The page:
Onit Documentation

Using a Spreadsheet to Organize Tag Logic

by Christina Moore Updated on

Tags are used to control the display of sets of Fields. However, the Update Tags UI Action you can use to implement them has its limitations; you very well may find yourself needing a better way to organize your Tag activation conditions.

An Update Tags Using List Lookup UI Action allows you to tidy up your Tag logic in an Excel spreadsheet and comes in handy when:

  • You have a large number of Tags and your App’s business logic around which Tags should be activated becomes more complex.
  • You’re applying multiple levels of Tags whose activation depends on independent determining Fields’ inputs.
  • You need to apply a separate UI Action to a Field also serving as a determining Field for a Tag’s activation conditions.

In this tutorial, we’ll walk you through how to use a spreadsheet to organize your Tags so you can easily apply multiple Tags to independent determining Fields.

Before We Start...

This tutorial will assume you understand the following concepts:

Let's Get Started!

In our example, we’ll expand on the example shown in our Using Tags to Hide/Show Fields tutorial; we’ll similarly use a Field named area_of_law and when a value of Compliance is selected for it, Fields a, b, and c should display. If a value of Disputes is selected, d, e, and f should display. In addition, this tutorial will include a second determining Field named matter_type. If a value of Patent is selected for this Field, we also want a Tag to be activated, which will display a new Field named z.

Note that if we only wanted one of these determining Fields in our app, we could easily do this without a List. However, UI Actions override each other so we can only use one Update Tags UI Action on an app. Since we have to account for each possible combination of determining Field inputs, you can trust us when we say it’s much easier to use a List to build out this logic than to write a single UI Action whose Liquid script would have to essentially say something like:

“If area_of_law == Compliance and matter_type == Patent, activate tags Show-ABC and Show-Z. If area_of_law == Compliance and matter_type == Other, activate tag Show-ABC. If area_of_law == Compliance and matter_type == Null then activate tags Show-ABC….”

… You get the picture, and it’s a messy one that would be hard to update down the road. Ergo, let’s create a nice clean list!

1. Create Your List

Our goal is to create a List that checks the values of each determining Field and activates one or more Tags based on some combination of values.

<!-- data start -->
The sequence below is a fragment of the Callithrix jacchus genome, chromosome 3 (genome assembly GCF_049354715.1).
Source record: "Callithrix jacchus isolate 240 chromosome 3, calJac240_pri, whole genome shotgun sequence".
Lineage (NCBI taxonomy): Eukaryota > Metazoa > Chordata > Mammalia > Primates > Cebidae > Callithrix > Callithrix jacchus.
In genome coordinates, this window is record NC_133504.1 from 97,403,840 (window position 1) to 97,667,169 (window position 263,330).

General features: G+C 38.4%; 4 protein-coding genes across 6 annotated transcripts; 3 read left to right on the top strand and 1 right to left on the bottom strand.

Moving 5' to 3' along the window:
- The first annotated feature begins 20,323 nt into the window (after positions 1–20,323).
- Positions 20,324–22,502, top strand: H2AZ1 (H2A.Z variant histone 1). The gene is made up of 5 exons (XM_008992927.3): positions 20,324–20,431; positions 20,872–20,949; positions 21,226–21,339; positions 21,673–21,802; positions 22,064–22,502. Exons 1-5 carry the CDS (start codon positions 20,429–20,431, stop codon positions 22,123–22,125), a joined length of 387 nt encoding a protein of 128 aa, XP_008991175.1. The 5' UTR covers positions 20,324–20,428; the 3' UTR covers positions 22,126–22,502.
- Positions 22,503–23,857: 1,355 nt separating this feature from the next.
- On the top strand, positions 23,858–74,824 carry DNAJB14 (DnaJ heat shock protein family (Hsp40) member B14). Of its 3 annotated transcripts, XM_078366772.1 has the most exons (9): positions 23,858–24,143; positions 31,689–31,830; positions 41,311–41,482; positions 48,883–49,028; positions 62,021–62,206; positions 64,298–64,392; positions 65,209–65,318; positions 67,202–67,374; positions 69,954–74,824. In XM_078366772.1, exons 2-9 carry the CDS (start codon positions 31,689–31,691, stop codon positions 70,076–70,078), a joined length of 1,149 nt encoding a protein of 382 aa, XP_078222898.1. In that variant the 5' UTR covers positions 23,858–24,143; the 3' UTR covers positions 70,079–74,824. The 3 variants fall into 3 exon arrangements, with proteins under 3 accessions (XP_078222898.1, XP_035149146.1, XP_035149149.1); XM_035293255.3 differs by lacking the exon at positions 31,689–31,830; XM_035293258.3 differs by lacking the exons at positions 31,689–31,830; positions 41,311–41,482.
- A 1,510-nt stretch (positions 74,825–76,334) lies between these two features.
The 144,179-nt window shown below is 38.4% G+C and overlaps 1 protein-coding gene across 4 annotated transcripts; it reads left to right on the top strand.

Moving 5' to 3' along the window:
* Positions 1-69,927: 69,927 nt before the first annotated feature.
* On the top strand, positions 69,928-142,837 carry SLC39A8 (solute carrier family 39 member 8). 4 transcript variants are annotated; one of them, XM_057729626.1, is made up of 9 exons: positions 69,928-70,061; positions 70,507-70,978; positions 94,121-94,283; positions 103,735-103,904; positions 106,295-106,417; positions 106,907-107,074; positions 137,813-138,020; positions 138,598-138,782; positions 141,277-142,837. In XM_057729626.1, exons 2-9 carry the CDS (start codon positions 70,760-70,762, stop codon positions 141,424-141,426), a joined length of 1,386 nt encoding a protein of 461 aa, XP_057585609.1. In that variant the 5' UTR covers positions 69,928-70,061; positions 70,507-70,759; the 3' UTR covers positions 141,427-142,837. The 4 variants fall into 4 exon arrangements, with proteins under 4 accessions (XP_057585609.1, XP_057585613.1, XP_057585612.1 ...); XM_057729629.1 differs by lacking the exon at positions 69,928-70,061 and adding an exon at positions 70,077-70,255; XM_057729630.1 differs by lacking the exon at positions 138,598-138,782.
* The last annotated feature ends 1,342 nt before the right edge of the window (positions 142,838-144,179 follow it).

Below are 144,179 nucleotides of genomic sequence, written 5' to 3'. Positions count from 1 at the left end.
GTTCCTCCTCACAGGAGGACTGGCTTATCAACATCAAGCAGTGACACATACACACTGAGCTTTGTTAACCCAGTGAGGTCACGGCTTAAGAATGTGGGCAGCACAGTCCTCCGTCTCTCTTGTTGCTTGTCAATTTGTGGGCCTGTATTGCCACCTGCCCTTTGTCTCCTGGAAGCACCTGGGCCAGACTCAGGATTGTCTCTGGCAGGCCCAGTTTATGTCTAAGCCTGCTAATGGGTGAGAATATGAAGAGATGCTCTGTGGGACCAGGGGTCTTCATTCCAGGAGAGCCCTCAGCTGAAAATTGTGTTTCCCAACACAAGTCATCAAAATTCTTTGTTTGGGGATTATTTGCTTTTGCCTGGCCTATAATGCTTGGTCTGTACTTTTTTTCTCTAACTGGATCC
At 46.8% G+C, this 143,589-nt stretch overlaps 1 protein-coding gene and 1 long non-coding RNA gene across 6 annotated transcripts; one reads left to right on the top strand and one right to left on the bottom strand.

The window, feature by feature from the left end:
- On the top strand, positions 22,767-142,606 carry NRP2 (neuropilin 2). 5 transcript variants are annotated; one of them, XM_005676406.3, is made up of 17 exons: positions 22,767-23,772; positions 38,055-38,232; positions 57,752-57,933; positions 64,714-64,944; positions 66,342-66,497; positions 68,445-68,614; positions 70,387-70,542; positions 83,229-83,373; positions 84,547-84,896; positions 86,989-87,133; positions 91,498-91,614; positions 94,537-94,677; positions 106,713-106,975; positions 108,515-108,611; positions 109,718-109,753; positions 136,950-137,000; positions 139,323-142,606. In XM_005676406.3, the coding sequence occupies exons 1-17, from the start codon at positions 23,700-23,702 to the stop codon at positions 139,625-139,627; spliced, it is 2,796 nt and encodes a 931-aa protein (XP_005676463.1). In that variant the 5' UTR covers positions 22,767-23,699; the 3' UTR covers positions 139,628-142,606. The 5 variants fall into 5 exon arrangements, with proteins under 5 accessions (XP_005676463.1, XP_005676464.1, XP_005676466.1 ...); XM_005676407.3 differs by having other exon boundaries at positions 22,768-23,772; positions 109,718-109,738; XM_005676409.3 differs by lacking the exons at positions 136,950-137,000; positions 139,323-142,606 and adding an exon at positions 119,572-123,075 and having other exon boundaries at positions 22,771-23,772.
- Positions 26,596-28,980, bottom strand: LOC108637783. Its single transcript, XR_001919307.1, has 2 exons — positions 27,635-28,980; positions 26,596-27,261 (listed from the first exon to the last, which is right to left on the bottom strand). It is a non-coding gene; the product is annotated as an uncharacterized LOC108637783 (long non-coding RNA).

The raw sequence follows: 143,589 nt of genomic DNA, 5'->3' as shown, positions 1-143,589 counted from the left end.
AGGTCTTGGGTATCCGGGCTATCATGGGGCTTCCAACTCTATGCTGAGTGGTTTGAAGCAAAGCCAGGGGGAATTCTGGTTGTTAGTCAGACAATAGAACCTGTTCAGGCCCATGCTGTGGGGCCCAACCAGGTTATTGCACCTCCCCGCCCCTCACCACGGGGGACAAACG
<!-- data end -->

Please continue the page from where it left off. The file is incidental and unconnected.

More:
The formatting guidelines of a List used to manage Tags is the same as a basic List.

For help formatting basic Lists, see our Formatting, Importing, and Updating a List tutorial.

What's special about this List is that it has a column for our tags, as seen outlined in Column E below.

Let’s take a look at Row 3 and see what Tags we would expect it to activate. We can see that if Compliance is selected for area_of_law and Patent is selected for matter_type, Tags named Show-ABC and Show-Z should become active, or, in other words, should display any Fields they are applied to.  

Take note that this List also accounts for situations in which our area_of_law Field is left blank (i.e., does not have a value of Compliance or Disputes) as seen in Rows 6 and 10.

Import this List as you would any other.

Need help importing a List? Check out our Formatting, Importing, and Updating a List tutorial.

2. Create Your Tags

Create your Tags in the Tags node of the Advanced Designer as you did in Step 1 of the Using Tags to Hide/Show Fields tutorial.

3. Configure an Update Tags Using List Lookup UI Action

Browse over to the UI Actions node and Add a new Update Tags Using List Lookup UI Action.

Provide this UI Action with a Name.

You may notice a section called Field Updates below the Name property. This section is where you could provide some separate UI Action for a determining Field (e.g., our area_of_law Field) while also applying this List Lookup UI Action. You'll know when you need this functionality, but for now let's skip over this section.

Next, select your List from the dropdown. Additionally, provide the fieldLabel of the column used for your Tags in your List for this UI Action's Tag Property Name. In our example, we used tags.

Above the Matching Conditions section, select the Add button. For the Atom Property, we need to provide the Label of the Field as configured in the Wizard. For the List Property Name, we'll provide the corresponding fieldLabel used in our spreadsheet.

Create a Matching Condition for each Field, as shown below:

Save your new UI Action by selecting OK.

4. Assign Tags to Your Fields

Lastly, you need to assign your Tags to each of the Fields whose display should be determined by the activation of the assigned tag. For our example, we only need to assign one tag to each Field.

For help with assigning tags, see Step 4 of our Using Tags to Hide/Show Fields tutorial.

Update your app.

Test Out Your Tags

It's time to put our Tags to the test.

For a scenario similar to our example, you'll specifically want to ensure that the input of some value in one determining Field doesn’t affect the Fields that are displayed as a result of the other determining Field’s input.

In the screen recording below, note that we can select a value for both Area of Law and Matter Type and both UI Actions will work to reveal the appropriate tagged Fields (and not cancel each other out).

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